According to the report, 13 of the country's 19 government ministers are members of Sosei Nippon (Japan's Rebirth), an inter-party political group which was formed in 2007 by the late Shoichi Nakagawa, Japan's former Minister of Finance.
Nakagawa was a key adviser to Shinzo Abe during his first term in office, and was Chairman of the Policy Research Council of the Liberal Democratic Party (LDP).
Members of Sosei Nippon pledge to "protect Japanese traditions and culture," "rethink the postwar order," and "protect Japan's national interests and make Japan a country respected by international society," according to a breakdown of the groups in Japan's houses of parliament published in the Asia-Pacific Journal.
Victory in the Japanese elections in July gave Abe's LDP and other conservative parties two-thirds of the seats in Japan's upper house. In 2014, Abe and his coalition partner Komeito received almost two-thirds of the seats in Japan's lower house.
After the latest elections, Abe called for a debate on rewriting the country's pacifist constitution, which has not been amended since 1947. With a large parliamentary majority, Abe's government could potentially get parliamentary approval for such a step.
"This organization is an element of Japan's internal political culture, a kind of 'club for the like-minded,' whose members get together and discuss issues and new ideas including new alternatives for development," Pavlyatenko explained.
"They are active in attracting young people and new party members, and (the organization) contains some nationalist groups which seek to revise the outcome of the war, the constitution, the revival of the spirit of the past and so on. There are also some parliamentary groups which have been formed to achieve such aims. As far as I am aware, (Foreign Minister Fumio) Kishida has his own group, and he is one of the pretenders for the post of prime minister."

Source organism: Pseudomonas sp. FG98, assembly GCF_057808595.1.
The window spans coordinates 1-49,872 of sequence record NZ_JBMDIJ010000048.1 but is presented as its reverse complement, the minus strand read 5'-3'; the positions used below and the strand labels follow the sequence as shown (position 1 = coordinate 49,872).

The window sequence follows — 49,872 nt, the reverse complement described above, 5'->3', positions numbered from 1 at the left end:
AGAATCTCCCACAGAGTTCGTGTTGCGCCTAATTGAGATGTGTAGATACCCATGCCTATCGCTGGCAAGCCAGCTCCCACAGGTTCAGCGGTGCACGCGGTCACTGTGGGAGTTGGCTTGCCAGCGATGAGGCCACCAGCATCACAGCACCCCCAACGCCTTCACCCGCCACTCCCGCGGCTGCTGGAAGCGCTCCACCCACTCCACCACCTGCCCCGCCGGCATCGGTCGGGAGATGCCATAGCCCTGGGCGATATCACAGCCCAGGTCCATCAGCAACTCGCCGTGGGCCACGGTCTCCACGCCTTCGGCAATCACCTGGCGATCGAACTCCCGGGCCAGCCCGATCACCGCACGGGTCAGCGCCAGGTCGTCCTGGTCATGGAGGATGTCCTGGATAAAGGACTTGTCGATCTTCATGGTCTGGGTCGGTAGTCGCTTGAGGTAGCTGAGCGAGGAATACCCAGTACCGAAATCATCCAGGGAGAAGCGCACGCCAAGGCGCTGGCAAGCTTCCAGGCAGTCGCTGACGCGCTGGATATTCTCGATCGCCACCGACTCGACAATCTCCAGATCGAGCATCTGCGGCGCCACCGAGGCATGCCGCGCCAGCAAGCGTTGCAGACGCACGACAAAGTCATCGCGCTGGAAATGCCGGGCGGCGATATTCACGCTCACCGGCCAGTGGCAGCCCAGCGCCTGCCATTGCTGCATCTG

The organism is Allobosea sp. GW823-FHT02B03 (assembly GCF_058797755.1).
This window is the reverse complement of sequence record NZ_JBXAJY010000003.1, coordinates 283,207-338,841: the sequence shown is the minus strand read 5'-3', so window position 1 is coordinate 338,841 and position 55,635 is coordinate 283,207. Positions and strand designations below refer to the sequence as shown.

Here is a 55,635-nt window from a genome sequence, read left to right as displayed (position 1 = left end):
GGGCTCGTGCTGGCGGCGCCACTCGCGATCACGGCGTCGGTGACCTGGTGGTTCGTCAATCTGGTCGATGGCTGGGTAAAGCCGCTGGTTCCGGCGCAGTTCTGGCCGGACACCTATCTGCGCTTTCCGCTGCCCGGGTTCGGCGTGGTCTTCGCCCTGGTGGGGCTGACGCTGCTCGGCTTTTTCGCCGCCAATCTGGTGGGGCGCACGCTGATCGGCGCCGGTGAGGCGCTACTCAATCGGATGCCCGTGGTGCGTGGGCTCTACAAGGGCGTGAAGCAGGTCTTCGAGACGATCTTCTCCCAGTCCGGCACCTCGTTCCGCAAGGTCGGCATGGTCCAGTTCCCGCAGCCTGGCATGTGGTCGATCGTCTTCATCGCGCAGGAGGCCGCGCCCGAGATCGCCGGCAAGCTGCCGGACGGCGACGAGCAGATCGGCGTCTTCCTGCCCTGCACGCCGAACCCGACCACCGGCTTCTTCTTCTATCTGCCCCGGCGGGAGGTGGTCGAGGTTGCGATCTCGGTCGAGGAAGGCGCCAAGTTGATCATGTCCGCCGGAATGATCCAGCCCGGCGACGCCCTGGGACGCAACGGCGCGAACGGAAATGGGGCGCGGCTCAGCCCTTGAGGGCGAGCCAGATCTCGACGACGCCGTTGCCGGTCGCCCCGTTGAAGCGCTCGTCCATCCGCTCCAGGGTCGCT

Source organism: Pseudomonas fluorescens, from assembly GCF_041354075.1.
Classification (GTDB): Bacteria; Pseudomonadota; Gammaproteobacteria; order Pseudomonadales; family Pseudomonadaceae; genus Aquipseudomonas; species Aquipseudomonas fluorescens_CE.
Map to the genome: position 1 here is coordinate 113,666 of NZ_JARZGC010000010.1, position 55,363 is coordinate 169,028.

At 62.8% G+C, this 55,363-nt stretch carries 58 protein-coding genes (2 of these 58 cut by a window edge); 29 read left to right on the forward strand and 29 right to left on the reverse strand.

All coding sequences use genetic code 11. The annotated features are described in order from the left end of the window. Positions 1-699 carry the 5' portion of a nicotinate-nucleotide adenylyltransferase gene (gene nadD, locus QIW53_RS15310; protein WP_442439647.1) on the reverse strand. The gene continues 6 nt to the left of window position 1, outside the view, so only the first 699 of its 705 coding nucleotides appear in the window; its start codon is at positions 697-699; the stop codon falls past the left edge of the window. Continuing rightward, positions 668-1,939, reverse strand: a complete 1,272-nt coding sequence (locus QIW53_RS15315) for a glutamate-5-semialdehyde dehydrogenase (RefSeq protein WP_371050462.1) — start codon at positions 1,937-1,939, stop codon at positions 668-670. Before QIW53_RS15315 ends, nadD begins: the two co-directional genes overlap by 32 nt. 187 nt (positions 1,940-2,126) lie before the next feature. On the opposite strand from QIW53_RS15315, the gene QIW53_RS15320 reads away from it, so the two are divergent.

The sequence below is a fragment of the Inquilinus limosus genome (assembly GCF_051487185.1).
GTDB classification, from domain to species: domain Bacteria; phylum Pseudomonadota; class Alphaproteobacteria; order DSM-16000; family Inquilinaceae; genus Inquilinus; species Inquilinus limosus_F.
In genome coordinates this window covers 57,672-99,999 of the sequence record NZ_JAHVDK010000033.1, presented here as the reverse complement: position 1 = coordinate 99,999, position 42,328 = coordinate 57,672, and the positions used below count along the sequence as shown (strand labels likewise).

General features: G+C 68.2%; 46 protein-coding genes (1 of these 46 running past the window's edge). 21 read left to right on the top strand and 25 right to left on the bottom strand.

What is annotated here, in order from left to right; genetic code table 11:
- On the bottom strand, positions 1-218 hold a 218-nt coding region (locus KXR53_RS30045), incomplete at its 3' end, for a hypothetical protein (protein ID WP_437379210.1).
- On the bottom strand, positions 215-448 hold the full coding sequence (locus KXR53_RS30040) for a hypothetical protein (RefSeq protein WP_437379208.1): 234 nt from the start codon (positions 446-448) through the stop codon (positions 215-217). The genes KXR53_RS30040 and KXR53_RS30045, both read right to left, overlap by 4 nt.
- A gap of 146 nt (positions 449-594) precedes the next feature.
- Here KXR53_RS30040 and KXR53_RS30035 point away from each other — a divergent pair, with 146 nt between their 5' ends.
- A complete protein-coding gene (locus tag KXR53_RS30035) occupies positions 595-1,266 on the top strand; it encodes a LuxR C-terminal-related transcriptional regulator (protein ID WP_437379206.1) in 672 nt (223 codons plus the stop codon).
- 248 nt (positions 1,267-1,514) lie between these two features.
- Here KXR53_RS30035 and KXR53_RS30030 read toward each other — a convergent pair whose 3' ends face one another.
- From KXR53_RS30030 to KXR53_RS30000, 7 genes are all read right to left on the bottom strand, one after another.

"At one time, Shinzo Abe was leader of Sosei Nippon, and now he is a member of Nippon Kaigi (Japan Conference), which has almost 40,000 members. I know of at least six or seven such organizations, perhaps there are more. It is difficult to say how much they influence decision-making, but mostly they act as a discussion club, where they test out new ideas even if haven't become law yet. I think Sosei Nippon is one of these kinds of groups," Pavlyatenko said.
Japan's pacifist constitution was established during the US occupation of the country in 1947. Imperial Japan surrendered to the Allied powers in August 1945, following the nuclear bombings of Hiroshima and Nagasaki by the US, which marked the end of the Second World War in the Far East. Japan was then occupied by the US until 1952, while US bases remain in the country to this day and currently house around 50,000 troops.
In February this year, Shinzo Abe called for the constitution to be rewritten because of a perceived contradiction between the existence of Japan's 150,000 strong Self-Defense Forces (JSDF), established in 1954, and the constitutional ban on Japan maintaining armed forces.
"There is the view that (Japan should) address the situation, in which 70 percent of constitutional scholars suspect that the SDF is in violation of the Constitution," Abe told Japan's lower house.